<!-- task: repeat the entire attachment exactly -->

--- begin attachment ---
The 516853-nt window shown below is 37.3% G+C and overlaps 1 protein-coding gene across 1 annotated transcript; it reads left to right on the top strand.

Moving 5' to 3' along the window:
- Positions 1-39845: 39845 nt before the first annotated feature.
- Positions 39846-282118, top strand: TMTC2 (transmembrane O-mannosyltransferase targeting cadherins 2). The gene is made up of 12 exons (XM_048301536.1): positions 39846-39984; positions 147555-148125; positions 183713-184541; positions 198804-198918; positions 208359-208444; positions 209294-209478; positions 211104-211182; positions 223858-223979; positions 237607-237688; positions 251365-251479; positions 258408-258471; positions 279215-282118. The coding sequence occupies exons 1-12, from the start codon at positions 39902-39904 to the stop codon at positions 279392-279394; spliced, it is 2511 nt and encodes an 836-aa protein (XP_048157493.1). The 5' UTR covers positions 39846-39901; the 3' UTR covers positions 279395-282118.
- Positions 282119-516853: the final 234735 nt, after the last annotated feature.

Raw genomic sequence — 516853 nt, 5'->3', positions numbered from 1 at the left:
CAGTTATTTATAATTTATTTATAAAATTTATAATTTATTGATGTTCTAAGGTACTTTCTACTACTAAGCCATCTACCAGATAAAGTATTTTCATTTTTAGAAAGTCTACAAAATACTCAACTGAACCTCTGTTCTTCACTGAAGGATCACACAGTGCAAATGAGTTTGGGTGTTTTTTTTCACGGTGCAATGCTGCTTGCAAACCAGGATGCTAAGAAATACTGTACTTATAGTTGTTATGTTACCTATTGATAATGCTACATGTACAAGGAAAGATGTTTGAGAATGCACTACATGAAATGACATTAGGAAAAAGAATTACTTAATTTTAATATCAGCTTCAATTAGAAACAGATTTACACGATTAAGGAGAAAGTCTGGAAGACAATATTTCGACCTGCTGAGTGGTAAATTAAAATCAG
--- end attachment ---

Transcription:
The 516853-nt window shown below is 37.3% G+C and overlaps 1 protein-coding gene across 1 annotated transcript; it reads left to right on the top strand.

Moving 5' to 3' along the window:
- Positions 1-39845: 39845 nt before the first annotated feature.
- Positions 39846-282118, top strand: TMTC2 (transmembrane O-mannosyltransferase targeting cadherins 2). The gene is made up of 12 exons (XM_048301536.1): positions 39846-39984; positions 147555-148125; positions 183713-184541; positions 198804-198918; positions 208359-208444; positions 209294-209478; positions 211104-211182; positions 223858-223979; positions 237607-237688; positions 251365-251479; positions 258408-258471; positions 279215-282118. The coding sequence occupies exons 1-12, from the start codon at positions 39902-39904 to the stop codon at positions 279392-279394; spliced, it is 2511 nt and encodes an 836-aa protein (XP_048157493.1). The 5' UTR covers positions 39846-39901; the 3' UTR covers positions 279395-282118.
- Positions 282119-516853: the final 234735 nt, after the last annotated feature.

Raw genomic sequence — 516853 nt, 5'->3', positions numbered from 1 at the left:
CAGTTATTTATAATTTATTTATAAAATTTATAATTTATTGATGTTCTAAGGTACTTTCTACTACTAAGCCATCTACCAGATAAAGTATTTTCATTTTTAGAAAGTCTACAAAATACTCAACTGAACCTCTGTTCTTCACTGAAGGATCACACAGTGCAAATGAGTTTGGGTGTTTTTTTTCACGGTGCAATGCTGCTTGCAAACCAGGATGCTAAGAAATACTGTACTTATAGTTGTTATGTTACCTATTGATAATGCTACATGTACAAGGAAAGATGTTTGAGAATGCACTACATGAAATGACATTAGGAAAAAGAATTACTTAATTTTAATATCAGCTTCAATTAGAAACAGATTTACACGATTAAGGAGAAAGTCTGGAAGACAATATTTCGACCTGCTGAGTGGTAAATTAAAATCAG